She was right. I was creating excuses. All probably valid, but none that should prevent me from giving it a try anyway.
With that in mind, I realigned. I reaffirmed my commitment to my task. I would jump on my first highline.
But first – I had to try and buy a harness for myself. Using the harness of someone else is generally frowned upon, and if you bought a harness they know you’re serious and have probably trained.
On Saturday morning I awoke determined to buy one. I went to where my friends recommended to me but….no one had it.
My friend also informed me he wouldn’t be able to go, and we should push for tomorrow instead.
And so we did. He agreed to bring his harness and we could both use it.
I woke up on Sunday filled with a lot of emotion. All of the doubts swirling around my mind mixed with visualizations of myself on the highline. I looked at videos on instagram of people walking the exact line I was about to walk and imagined it was me. I visualized myself walking the line.
I said to myself no excuses – today we hit our first highline (I often refer to myself in the we – but that’s a different story altogether haha)
That morning I ate a MASSIVE breakfast. I treated myself. I needed all of the nutrients I could get for the day that lied ahead.
By the time I finished eating it was around noon. I immediately went to the spot where I thought that they would be setup.
Unfortunately, the sun was blisteringly hot and I could see that there were a few people there, but no one was walking yet. Too hot out still.
I texted that same ex-girlfriend and she told me that there’s a waterline setup at Vidigal beach and I should give it a try.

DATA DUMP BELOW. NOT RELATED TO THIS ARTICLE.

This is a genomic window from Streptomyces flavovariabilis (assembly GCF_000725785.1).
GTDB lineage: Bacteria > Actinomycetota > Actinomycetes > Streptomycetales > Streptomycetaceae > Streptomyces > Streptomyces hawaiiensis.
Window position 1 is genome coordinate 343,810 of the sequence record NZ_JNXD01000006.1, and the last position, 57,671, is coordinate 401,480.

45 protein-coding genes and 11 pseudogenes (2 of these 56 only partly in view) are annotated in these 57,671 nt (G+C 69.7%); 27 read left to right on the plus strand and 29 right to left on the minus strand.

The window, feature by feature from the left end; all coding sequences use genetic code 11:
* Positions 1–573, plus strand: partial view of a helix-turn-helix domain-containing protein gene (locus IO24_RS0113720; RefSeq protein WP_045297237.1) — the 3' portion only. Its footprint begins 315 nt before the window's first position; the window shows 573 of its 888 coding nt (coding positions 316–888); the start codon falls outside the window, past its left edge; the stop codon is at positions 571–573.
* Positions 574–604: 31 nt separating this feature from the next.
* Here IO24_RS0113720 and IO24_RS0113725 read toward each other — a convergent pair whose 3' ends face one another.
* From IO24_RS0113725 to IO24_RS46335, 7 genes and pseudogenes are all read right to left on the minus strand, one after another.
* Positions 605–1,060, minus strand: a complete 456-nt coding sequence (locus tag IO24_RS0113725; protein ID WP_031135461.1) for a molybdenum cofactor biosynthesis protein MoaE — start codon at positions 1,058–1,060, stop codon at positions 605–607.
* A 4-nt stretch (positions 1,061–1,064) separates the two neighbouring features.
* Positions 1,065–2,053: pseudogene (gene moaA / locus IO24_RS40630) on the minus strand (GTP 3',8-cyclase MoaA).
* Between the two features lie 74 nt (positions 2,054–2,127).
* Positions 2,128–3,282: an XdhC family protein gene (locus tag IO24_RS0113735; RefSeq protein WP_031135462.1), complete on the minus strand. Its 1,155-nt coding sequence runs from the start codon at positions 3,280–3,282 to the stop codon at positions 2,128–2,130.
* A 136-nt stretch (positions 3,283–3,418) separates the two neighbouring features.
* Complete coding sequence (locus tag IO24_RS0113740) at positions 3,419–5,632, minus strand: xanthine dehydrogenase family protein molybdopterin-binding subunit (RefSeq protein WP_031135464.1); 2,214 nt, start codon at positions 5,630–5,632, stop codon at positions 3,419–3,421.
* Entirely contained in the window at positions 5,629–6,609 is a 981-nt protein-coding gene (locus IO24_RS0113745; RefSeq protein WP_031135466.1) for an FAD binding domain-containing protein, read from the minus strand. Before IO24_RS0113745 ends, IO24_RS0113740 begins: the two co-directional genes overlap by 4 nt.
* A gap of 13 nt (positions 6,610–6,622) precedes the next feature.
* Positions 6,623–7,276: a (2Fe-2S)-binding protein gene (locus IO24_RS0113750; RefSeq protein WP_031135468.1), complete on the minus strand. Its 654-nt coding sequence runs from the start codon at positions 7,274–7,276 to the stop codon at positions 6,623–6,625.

Done. I had never tried a waterline and was excited at the prospect of spending the day slacklining in the ocean.
I arrived at the beach and immediately swam out to the rocks where the line was setup. It was empty. Like it was waiting just for me.
I pulled myself up onto the line and…….damn this fucker was loose.
It was tensioned as a “rodeo line” – which means that there is no tension or stretchiness to the line, its just hanging there and sways from side to side very easily.
I’m not very good with rodeo lines, and then throw in the ocean on top of it. Waves frequently came in and rocked the line from side to side – another experience I’ve never tried.
It was challenging to say the least. Definitely slightly outside of my range of abilities. I stayed there for a solid 30 minutes trying over and over but wasn’t able to stand for more than a few seconds.
Having said that – super fun. Just sitting on the line or trying to stand while the waves rocked me around was exhilarating. Re-Experiencing the ability to not even stand on the line again. Falling off the line directly into the ocean. I had a blast 🙂
I was worried about using up too much energy though, so eventually I swam back to shore and sat on the beach reading a book until my friend joined.
Eventually my friend arrived, we smoked a J on the beach, chatted for a bit, and relaxed. Before we knew it, it was around 4pm and time to get moving to the highline 🙂
Fast forward about an hour and we finally arrived at the spot where I would attempt my first rodeo with a highline.
When we arrived there were two guys already there. One was already in the middle of walking on one of the lines. The other was a jacked Brazilian guy tatted up from head to toe who was immediately welcoming and excited to see some newcomers. He was waiting around and relaxing while the other guy walked. His name was Michele.
We talked for a bit and I explained my current skill level. I showed him some instagram videos I have of some core techniques such as how to roll onto the line after falling, and how to stand up on the line in a “chongo mount” and he seemed pleased. He said that today would be a day that I would never forget.
While chatting with him I said “I want to fall off. I’m most excited to try and stand, and then fall!”
He said “good, many people resist that. They can get up and walk on the line, but they avoid falling off. They try to catch themselves instead of committing to the fall. Don’t be afraid, the rope will catch you. The more willing you are to fall, the better you will do.”